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A 5 year record of data from an automatic weather station (AWS) operating in the ablation zone of Storbreen, Norway, has been used to calculate the local surface energy and mass balance. The AWS observations cover five mass-balance years with an unusually strong mass deficit on Storbreen. The average energy flux (Q) contributing to melt for the period 2001–06 is 113 W m−2. Of this, the net shortwave radiation flux is the dominant contributor (92 W m−2), followed by the sensible heat flux (20 W m−2) and the latent heat flux (9 W m−2). The net longwave radiation (−6 W m−2) and the subsurface heat flux (−2 W m−2) contribute negatively to the budget. Net radiation thus produces 76% of the melt, while the turbulent fluxes and the subsurface heat flux produce 24% of the total melt. The seasonal mean incoming shortwave radiation is remarkably constant between the years, whereas variations in temperature and reflected shortwave radiation (albedo) explain most of the interannual variation in melt. The modelled ablation compares well with the measured ablation from stake readings. The sensitivity of the energy-balance model was examined by varying the surface roughness length of momentum and the sensitivity of the calculated melt by perturbations of temperature, wind speed and relative humidity.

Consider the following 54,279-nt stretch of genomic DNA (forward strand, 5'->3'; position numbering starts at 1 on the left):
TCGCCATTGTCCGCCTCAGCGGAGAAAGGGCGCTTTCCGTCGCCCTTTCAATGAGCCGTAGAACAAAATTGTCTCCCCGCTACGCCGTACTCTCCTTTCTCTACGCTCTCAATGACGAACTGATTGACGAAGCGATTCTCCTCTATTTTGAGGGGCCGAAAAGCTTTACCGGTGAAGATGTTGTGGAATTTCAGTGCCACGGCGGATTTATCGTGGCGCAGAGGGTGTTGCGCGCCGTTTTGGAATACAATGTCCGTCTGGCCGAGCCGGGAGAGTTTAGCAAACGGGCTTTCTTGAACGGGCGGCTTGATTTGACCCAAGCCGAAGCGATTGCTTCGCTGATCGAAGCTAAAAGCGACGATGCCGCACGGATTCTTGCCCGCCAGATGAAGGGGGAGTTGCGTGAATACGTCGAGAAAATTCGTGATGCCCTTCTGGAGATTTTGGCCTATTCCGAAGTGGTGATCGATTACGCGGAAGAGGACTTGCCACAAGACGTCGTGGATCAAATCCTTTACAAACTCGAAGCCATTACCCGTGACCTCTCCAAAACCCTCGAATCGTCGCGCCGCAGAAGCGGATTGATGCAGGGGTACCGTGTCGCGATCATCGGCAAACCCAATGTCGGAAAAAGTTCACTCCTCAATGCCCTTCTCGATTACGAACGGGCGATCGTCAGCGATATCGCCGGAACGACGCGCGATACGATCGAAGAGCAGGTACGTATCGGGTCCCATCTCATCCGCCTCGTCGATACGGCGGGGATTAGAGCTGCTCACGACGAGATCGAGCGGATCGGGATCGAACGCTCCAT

The Journal of Glaciology is published six times per year. It accepts submissions from any discipline related to the study of snow and ice. All articles are peer reviewed. The Journal is included in the ISI Science Citation Index.